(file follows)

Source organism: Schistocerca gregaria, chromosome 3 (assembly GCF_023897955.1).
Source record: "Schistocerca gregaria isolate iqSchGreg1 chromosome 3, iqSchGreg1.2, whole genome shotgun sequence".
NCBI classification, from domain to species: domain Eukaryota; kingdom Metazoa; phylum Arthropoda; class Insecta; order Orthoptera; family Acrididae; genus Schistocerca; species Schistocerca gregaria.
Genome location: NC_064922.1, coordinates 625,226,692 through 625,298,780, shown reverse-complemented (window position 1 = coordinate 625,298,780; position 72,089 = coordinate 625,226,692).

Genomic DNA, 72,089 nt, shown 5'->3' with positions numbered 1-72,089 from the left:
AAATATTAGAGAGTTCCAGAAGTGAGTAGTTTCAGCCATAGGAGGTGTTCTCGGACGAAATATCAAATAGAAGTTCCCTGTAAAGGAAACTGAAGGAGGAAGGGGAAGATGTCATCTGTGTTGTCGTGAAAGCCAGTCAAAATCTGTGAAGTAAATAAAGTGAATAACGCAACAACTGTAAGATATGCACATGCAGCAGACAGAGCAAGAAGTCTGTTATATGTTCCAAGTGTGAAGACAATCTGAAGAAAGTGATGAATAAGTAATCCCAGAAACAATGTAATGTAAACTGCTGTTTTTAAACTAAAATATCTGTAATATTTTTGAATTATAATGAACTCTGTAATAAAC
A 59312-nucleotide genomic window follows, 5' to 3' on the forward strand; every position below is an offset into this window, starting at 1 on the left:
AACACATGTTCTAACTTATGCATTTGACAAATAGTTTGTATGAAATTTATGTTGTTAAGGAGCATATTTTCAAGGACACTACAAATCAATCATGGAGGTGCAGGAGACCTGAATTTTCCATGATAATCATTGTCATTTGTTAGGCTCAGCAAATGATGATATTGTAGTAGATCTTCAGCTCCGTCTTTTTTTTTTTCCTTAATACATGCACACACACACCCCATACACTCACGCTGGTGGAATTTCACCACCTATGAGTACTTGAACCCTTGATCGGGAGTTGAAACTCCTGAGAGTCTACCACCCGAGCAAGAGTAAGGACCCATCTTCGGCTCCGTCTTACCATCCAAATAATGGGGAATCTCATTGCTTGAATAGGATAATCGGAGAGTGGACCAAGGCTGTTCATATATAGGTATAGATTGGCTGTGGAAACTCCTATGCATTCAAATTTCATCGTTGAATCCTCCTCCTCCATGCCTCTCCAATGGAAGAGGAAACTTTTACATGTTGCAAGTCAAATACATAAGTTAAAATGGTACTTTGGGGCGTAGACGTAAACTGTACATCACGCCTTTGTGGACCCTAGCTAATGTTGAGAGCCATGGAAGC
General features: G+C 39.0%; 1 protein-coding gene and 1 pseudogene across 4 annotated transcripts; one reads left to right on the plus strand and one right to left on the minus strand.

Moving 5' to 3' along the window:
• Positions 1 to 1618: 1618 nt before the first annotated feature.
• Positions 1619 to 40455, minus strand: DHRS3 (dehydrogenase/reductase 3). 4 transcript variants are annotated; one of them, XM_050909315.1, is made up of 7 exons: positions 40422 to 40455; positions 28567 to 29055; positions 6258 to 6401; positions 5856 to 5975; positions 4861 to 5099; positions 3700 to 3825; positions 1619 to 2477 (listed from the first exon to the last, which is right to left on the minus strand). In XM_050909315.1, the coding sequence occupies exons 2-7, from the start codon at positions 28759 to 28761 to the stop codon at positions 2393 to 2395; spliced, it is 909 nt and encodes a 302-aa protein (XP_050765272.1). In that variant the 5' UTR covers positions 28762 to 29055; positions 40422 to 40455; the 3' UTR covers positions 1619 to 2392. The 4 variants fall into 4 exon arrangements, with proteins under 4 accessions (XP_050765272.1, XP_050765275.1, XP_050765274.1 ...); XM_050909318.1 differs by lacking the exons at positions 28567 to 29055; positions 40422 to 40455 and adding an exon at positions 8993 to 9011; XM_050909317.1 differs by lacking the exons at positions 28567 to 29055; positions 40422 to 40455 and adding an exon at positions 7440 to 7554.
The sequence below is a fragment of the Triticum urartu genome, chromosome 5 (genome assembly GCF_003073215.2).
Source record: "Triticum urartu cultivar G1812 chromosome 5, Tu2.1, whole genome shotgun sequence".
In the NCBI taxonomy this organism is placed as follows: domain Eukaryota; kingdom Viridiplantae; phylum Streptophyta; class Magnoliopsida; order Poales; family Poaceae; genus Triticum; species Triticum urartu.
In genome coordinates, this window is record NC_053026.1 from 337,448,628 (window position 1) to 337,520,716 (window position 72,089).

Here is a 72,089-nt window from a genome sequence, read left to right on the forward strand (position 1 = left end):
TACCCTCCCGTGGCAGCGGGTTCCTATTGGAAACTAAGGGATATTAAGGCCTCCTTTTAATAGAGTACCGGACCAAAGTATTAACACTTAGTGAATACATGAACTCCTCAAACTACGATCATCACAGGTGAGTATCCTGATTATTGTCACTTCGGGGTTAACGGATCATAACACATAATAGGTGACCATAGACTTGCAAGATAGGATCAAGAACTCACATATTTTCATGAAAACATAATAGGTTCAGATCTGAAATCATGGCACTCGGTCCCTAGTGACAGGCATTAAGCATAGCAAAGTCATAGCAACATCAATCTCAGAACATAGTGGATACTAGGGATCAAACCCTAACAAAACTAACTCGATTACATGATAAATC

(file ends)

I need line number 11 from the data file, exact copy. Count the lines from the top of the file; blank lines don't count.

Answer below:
• Positions 1 to 1618: 1618 nt before the first annotated feature.